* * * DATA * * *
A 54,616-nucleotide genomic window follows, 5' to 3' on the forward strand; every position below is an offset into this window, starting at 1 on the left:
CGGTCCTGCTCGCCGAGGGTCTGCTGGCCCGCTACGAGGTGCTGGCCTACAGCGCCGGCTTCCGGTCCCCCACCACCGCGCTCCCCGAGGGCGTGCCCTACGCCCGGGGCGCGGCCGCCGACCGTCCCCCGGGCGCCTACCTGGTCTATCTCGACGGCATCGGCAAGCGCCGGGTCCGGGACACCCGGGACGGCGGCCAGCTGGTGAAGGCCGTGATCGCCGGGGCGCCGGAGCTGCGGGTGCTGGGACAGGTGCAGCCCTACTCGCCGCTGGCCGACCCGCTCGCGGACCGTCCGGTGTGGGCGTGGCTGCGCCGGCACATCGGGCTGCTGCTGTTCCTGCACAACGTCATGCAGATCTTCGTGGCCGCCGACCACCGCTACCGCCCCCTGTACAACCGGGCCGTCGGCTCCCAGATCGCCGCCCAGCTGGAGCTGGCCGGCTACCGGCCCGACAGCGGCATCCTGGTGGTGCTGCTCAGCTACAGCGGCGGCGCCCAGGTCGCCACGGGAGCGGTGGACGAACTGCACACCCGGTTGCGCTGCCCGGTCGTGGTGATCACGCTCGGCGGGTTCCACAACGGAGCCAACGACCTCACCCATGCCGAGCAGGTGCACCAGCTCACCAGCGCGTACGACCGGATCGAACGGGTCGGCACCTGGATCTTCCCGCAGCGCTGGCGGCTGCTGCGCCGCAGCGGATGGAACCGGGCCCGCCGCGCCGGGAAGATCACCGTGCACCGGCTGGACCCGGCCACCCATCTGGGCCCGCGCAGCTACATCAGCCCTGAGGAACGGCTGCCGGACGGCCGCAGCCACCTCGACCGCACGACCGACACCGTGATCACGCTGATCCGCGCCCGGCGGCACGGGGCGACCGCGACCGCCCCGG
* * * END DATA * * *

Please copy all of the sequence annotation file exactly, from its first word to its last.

A 54,616-nucleotide genomic window follows, 5' to 3' on the forward strand; every position below is an offset into this window, starting at 1 on the left:
CGGTCCTGCTCGCCGAGGGTCTGCTGGCCCGCTACGAGGTGCTGGCCTACAGCGCCGGCTTCCGGTCCCCCACCACCGCGCTCCCCGAGGGCGTGCCCTACGCCCGGGGCGCGGCCGCCGACCGTCCCCCGGGCGCCTACCTGGTCTATCTCGACGGCATCGGCAAGCGCCGGGTCCGGGACACCCGGGACGGCGGCCAGCTGGTGAAGGCCGTGATCGCCGGGGCGCCGGAGCTGCGGGTGCTGGGACAGGTGCAGCCCTACTCGCCGCTGGCCGACCCGCTCGCGGACCGTCCGGTGTGGGCGTGGCTGCGCCGGCACATCGGGCTGCTGCTGTTCCTGCACAACGTCATGCAGATCTTCGTGGCCGCCGACCACCGCTACCGCCCCCTGTACAACCGGGCCGTCGGCTCCCAGATCGCCGCCCAGCTGGAGCTGGCCGGCTACCGGCCCGACAGCGGCATCCTGGTGGTGCTGCTCAGCTACAGCGGCGGCGCCCAGGTCGCCACGGGAGCGGTGGACGAACTGCACACCCGGTTGCGCTGCCCGGTCGTGGTGATCACGCTCGGCGGGTTCCACAACGGAGCCAACGACCTCACCCATGCCGAGCAGGTGCACCAGCTCACCAGCGCGTACGACCGGATCGAACGGGTCGGCACCTGGATCTTCCCGCAGCGCTGGCGGCTGCTGCGCCGCAGCGGATGGAACCGGGCCCGCCGCGCCGGGAAGATCACCGTGCACCGGCTGGACCCGGCCACCCATCTGGGCCCGCGCAGCTACATCAGCCCTGAGGAACGGCTGCCGGACGGCCGCAGCCACCTCGACCGCACGACCGACACCGTGATCACGCTGATCCGCGCCCGGCGGCACGGGGCGACCGCGACCGCCCCGG